Bee’s #myunpolishedjourney Story

#myunpolishedjourney stories are stories individuals share about their journey with mental illness and recovery. Interested in sharing? Email us at

Tell me a little about yourself. 

My name is Bee, and I am 21 years old. I am hoping to return to education in September to study Psychology after taking some time off to focus on my mental health and to truly start to put my all into recovery. I love reading, writing poetry, spending time with the people I love, and spending time advocating and talking about what I am passionate about (which is a big part of @madetobebee). I’ve also recently started doing yoga and incorporating more activity and exercise into my life, which I am doing gradually and carefully due to living with chronic illness (fibromyalgia). But so far, I am enjoying it!

What has your mental health journey been like?

I was trying to find one word to sum up my mental health journey, but it’s not possible. I have felt the most shattering depression and hopelessness imaginable, but also the most overwhelming happiness and joy that I would not trade for anything. I first started experiencing mental health difficulties when I was 11 years old and just starting secondary school. I remember feeling all of these heightened, intense emotions and not knowing how to deal with them or what to call them. It wouldn’t be until 8 years later that I would be diagnosed with Emotionally Unstable Personality Disorder. And so I turned to self-harm, which became my coping mechanism when all of the emotions became too much – that is, until last year.

For around a year now, I have been clean from those kinds of behaviours as my emotions and moods have become much more regulated by taking a break from education and focusing on my mental health. Leaving University was an incredibly hard decision for me, and one that I was pretty much forced to make; I was in a dark, dark place and was phoning crisis numbers practically every other day. I was holding on as hard as I could for the people around me – but I was falling, deep and fast.

I ended up coming home for Christmas break early and was put under Home Treatment care with a crisis team, as an alternative to hospitalisation. At first, nurses were coming out to see me every day or every other day to make sure I was still here and to monitor my mental health. This saved my life. I’m here now, and I aim to do my best to help others in similar places because I want to show them that living with a mental illness is entirely possible.

What is the biggest obstacle you’ve faced in pursuing recovery?

I’ve always compared myself to other people – which isn’t a surprise, considering that’s what we are all encouraged to do. We’re never good enough, pretty enough, funny enough, thin enough. We’re never enough – we are always told we have to strive for more. This has been one of the hardest things for me to overcome; in fact, I’m still learning how to. It’s a process, and that’s okay. At the start of my recovery, I was constantly comparing myself to my friends and the people around me. “They’ve all nearly finished university, and now I’m a dropout. I have no job, I have nothing. I’m a failure.”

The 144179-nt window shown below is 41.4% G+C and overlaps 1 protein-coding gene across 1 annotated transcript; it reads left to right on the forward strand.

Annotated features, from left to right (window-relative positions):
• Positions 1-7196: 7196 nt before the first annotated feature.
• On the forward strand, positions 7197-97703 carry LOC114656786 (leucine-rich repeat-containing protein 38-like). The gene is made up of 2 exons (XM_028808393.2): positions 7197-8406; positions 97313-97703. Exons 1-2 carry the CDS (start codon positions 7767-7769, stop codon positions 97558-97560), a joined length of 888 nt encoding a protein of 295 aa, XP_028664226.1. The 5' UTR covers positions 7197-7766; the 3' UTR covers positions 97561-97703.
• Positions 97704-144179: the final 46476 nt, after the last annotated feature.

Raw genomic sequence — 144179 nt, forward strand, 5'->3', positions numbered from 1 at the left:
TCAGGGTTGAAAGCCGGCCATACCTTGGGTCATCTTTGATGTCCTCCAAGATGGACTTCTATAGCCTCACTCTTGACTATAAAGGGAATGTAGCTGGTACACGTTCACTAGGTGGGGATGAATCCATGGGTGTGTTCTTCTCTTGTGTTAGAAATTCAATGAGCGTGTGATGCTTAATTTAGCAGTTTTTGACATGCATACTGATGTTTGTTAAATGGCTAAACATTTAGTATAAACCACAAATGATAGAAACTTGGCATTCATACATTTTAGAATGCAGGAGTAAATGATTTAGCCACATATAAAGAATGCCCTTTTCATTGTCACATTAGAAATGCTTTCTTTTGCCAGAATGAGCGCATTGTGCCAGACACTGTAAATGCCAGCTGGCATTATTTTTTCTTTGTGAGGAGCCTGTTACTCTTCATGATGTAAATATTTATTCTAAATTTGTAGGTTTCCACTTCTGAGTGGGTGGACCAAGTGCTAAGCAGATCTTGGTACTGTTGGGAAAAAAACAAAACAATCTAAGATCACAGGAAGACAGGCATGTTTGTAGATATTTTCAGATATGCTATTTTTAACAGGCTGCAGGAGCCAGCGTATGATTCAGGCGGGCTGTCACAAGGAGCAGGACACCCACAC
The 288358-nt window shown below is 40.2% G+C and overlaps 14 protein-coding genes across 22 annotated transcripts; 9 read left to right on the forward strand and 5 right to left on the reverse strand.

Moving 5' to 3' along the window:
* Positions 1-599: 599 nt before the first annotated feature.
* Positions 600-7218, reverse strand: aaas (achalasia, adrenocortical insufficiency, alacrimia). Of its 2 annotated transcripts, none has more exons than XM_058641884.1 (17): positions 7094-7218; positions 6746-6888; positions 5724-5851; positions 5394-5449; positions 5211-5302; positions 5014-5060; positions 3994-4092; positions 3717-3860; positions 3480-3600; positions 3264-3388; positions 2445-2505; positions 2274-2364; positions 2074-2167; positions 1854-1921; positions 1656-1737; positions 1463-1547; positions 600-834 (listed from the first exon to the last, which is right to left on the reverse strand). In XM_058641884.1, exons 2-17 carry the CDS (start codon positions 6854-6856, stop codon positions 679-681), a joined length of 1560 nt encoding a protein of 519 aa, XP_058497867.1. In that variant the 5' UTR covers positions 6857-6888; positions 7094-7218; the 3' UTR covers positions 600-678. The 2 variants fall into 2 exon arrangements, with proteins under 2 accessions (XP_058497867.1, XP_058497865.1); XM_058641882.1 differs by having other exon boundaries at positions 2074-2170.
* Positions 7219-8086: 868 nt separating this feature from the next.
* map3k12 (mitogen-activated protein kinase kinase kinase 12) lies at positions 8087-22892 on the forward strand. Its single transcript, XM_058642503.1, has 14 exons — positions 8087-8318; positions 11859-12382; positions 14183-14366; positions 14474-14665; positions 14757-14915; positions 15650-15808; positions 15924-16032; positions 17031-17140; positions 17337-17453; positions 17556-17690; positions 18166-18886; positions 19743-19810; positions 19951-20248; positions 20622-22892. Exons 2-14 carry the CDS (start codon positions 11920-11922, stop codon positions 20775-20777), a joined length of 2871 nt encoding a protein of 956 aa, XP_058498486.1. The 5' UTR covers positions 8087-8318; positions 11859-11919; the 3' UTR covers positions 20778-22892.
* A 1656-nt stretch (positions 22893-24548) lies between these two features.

But now I know that’s not true. Sometimes my mind tricks me into believing it’s true. But most of the time, I can talk myself down from it. I left education to focus on myself and my mental health. I’ve come so far in my own mental health journey and recovery, which you might not be able to see on paper, but that’s not important. What’s important is how I feel, and the progress I’m making. I’m hopefully returning to education later this year, which, yes, is later than my friends. But that’s not important either. We shouldn’t compare our journey’s to others. All lives and all journies look different: that’s the beautiful thing about them. I’m not a failure, I did what is best for me – and that self-awareness is something I’m incredibly thankful to have developed and will continue to use to my advantage. I will access the help I am deserving of instead of believing I am not worthy, I will pace myself and take breaks when I need to, and, most of all, I will be kind to myself. And if I do not achieve this all of the time, that’s okay. We are doing our best, and that’s all that we can ever do.

What helps you maintain recovery?

Writing has been a massive help to me. I love poetry; listening to spoken word, reading poetry, and writing it. It helps me release a lot of emotions I may have been suppressing, and I can come to terms with them in a way that I find productive and helpful. Listening to and reading poetry also reminds me that I am not alone in my pain, or my struggles, because it helps unite me with others that are experiencing similar things in words. Using our energy for things that make us feel whole and happy is something we should always make time for.

What advice do you have for someone in the early stages of recovery?

I know that this is difficult, and believing that things can possibly be different is harder than anyone can ever imagine. I know that sometimes it is easier to live in darkness than to risk finding light and losing it. But you are worthy of living a life of love, and hope, and happiness, and joy with meaningful relationships. One with the kind of good moments that make things worth holding on to. Yes, there will be sadness too. But the love, the hope, the good moments we bank, we can use them. We can hold on to them. So know that it’s okay to feel and express all of the feelings. Recovery and healing are not linear. There is no right or wrong way to heal. Go at your own pace – it isn’t a race. Take as much time as you need to focus on yourself, on your mental health and wellbeing. Prioritise it. Don’t ever feel guilty for learning to put it, and yourself, first. You are important, you always have been and will continue to be. It’s time you know that.

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